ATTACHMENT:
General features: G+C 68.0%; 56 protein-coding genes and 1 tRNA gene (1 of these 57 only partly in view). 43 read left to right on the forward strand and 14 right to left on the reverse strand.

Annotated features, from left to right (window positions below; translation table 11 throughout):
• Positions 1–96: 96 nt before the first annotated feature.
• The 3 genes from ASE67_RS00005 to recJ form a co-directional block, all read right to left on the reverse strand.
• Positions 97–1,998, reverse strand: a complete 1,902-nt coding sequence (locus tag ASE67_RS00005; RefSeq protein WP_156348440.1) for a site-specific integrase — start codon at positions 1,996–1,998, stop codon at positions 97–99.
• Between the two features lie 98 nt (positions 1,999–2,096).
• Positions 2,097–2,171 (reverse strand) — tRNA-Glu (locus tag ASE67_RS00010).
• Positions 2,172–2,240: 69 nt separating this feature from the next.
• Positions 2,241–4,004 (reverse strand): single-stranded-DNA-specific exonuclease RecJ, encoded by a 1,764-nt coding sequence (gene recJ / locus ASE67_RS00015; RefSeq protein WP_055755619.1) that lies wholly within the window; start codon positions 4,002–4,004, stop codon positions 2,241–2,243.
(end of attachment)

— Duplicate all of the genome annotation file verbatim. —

General features: G+C 68.0%; 56 protein-coding genes and 1 tRNA gene (1 of these 57 only partly in view). 43 read left to right on the forward strand and 14 right to left on the reverse strand.

Annotated features, from left to right (window positions below; translation table 11 throughout):
• Positions 1–96: 96 nt before the first annotated feature.
• The 3 genes from ASE67_RS00005 to recJ form a co-directional block, all read right to left on the reverse strand.
• Positions 97–1,998, reverse strand: a complete 1,902-nt coding sequence (locus tag ASE67_RS00005; RefSeq protein WP_156348440.1) for a site-specific integrase — start codon at positions 1,996–1,998, stop codon at positions 97–99.
• Between the two features lie 98 nt (positions 1,999–2,096).
• Positions 2,097–2,171 (reverse strand) — tRNA-Glu (locus tag ASE67_RS00010).
• Positions 2,172–2,240: 69 nt separating this feature from the next.
• Positions 2,241–4,004 (reverse strand): single-stranded-DNA-specific exonuclease RecJ, encoded by a 1,764-nt coding sequence (gene recJ / locus ASE67_RS00015; RefSeq protein WP_055755619.1) that lies wholly within the window; start codon positions 4,002–4,004, stop codon positions 2,241–2,243.